Shares of ChargePoint Holdings (CHPT 7.72%) fell 10.6% in August, according to data from S&P Global Market Intelligence. Last month's double-digit stock retreat came on the heels of a 31.9% slide in July, but things could be looking up for the electric vehicle (EV) charging company.
ChargePoint's falling stock price last month appears to have been driven by disappointment regarding the extent to which the company will benefit from the new U.S. infrastructure bill. While the company has the world's largest network of EV charging stations, its business remains in relatively early growth stages, and shortfalls in anticipated governmental support can be expected to have a significant impact on its valuation.
Investors had been holding out hope that the new U.S. infrastructure bill would include more-substantial funding for EV charging stations. The bill passed in the Senate on Aug. 11 and includes roughly $15 billion in funding for the overall EV industry and $7.5 billion in funding for charging stations. Those amounts came in below the levels that some investors were anticipating. The House of Representatives is set to vote on the infrastructure bill by Sept. 27.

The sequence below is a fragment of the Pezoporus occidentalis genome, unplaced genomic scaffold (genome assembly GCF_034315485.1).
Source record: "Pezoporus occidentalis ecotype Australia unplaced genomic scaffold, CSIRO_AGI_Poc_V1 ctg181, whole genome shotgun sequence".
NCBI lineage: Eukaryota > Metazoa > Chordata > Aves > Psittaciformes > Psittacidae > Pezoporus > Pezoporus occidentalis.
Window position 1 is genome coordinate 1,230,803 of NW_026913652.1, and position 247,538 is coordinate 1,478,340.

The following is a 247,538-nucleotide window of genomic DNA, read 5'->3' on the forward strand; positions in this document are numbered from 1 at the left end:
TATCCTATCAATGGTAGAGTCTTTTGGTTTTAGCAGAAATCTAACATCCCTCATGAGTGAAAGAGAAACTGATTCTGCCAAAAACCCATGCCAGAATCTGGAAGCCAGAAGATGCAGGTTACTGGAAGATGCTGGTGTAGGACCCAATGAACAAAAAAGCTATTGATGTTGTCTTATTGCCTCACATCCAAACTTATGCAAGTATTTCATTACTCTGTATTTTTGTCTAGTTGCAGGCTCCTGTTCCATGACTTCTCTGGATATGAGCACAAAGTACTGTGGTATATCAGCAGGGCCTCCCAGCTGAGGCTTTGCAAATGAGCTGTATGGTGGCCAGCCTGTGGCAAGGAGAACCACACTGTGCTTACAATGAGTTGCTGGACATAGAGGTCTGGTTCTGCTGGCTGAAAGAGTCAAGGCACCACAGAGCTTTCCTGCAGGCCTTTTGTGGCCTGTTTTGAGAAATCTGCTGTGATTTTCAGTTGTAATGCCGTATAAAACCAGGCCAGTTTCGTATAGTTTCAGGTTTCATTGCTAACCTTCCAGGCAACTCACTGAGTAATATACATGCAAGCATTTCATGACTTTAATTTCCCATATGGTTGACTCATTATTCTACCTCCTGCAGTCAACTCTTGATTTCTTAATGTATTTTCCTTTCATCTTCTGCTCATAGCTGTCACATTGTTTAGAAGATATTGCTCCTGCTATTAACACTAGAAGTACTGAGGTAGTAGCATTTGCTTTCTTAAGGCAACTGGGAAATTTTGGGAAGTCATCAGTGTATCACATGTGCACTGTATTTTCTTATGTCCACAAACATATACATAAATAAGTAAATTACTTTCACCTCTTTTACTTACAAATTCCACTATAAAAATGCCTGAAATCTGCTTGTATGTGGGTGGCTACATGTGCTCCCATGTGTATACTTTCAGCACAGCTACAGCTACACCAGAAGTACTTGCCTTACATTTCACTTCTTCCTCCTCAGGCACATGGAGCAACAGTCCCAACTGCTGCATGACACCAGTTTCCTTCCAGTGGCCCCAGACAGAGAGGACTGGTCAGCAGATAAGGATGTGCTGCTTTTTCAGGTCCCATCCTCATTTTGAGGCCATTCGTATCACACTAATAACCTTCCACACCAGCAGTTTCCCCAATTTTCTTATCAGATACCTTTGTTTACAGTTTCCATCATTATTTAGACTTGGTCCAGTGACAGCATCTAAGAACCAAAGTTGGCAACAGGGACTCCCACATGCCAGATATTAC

The designated funding in the current infrastructure bill took some wind out of ChargePoint's sails. On the other hand, the company's recent second-quarter report and updated guidance show that the business is growing faster than most analysts anticipated.
ChargePoint stock is seeing some recovery early in September's trading. The company's share price is up roughly 6.9% in the month so far thanks to encouraging Q2 results and guidance.
ChargePoint posted a loss of $0.29 per share on sales of $56.1 million in the quarter, while the average analyst estimate had targeted a per-share loss of $0.13 on revenue of $49.1 million. Sales were up 61% year over year in the period. In conjunction with strong guidance, the big sales beat was enough to offset the earnings miss in the eyes of the market.
Management expects third-quarter sales to come in between $60 million and $65 million, which was ahead of the average analyst target for revenue of $54.7 million. The company also raised its full-year sales target for revenue between $225 million and $235 million, up from its previous guidance for sales between $195 million and $205 million.
ChargePoint now has a market capitalization of roughly $7.3 billion and is valued at roughly 35 times this year's expected sales.